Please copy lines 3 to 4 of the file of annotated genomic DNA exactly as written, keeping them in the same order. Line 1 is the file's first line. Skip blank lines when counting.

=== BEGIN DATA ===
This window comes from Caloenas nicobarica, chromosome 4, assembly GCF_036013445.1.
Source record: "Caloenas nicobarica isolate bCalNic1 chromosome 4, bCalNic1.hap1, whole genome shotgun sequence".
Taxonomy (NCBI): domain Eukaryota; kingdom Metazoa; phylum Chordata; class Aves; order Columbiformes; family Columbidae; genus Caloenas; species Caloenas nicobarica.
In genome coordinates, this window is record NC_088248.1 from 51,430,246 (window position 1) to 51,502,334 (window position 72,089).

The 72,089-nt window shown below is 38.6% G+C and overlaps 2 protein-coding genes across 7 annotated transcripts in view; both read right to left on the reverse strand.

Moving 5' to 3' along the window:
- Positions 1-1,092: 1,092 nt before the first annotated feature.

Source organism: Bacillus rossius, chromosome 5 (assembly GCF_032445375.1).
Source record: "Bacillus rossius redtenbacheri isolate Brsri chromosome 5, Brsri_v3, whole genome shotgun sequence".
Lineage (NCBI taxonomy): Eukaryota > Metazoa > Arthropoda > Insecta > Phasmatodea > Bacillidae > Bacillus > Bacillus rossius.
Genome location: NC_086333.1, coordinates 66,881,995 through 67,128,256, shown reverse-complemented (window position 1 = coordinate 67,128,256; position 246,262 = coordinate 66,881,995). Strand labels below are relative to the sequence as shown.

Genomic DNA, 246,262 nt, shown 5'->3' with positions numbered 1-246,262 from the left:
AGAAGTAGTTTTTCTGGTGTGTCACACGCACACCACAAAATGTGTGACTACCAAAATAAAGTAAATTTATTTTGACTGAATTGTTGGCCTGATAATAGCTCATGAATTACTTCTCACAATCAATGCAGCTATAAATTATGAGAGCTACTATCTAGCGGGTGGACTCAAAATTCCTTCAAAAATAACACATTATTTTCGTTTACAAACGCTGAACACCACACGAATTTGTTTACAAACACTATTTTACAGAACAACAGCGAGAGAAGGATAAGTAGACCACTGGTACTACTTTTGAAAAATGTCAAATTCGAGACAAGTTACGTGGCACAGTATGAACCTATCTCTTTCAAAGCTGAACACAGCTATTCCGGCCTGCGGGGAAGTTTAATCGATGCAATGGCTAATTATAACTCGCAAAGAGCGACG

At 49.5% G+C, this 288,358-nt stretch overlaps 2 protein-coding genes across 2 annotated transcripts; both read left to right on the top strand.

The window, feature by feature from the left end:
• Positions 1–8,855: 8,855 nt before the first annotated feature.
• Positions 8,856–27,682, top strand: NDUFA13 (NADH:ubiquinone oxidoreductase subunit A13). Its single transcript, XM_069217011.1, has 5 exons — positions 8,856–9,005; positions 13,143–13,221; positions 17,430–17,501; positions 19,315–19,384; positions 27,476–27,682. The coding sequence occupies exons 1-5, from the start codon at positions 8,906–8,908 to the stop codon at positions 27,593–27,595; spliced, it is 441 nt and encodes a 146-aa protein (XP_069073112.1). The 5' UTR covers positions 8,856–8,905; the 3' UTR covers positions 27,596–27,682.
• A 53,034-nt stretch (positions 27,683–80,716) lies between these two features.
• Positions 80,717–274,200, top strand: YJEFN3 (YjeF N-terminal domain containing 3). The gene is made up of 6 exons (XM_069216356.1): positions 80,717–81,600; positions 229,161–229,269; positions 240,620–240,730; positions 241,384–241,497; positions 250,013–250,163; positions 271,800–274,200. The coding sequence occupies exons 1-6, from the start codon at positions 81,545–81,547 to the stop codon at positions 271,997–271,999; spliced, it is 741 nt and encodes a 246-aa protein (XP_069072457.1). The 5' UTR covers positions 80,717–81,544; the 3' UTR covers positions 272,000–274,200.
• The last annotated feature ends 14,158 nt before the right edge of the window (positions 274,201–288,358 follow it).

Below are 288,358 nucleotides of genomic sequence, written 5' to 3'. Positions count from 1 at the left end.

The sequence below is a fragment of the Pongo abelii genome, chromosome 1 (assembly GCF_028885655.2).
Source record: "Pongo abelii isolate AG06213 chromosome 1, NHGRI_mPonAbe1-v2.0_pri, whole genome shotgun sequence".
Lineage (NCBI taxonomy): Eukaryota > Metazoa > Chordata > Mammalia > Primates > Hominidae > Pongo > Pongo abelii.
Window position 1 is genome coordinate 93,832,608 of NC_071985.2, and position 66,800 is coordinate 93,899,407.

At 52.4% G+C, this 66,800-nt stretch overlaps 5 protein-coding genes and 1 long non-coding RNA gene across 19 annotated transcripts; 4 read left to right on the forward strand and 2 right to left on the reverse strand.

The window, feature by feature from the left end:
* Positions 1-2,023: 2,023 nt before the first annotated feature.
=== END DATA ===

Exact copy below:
Taxonomy (NCBI): domain Eukaryota; kingdom Metazoa; phylum Chordata; class Aves; order Columbiformes; family Columbidae; genus Caloenas; species Caloenas nicobarica.
In genome coordinates, this window is record NC_088248.1 from 51,430,246 (window position 1) to 51,502,334 (window position 72,089).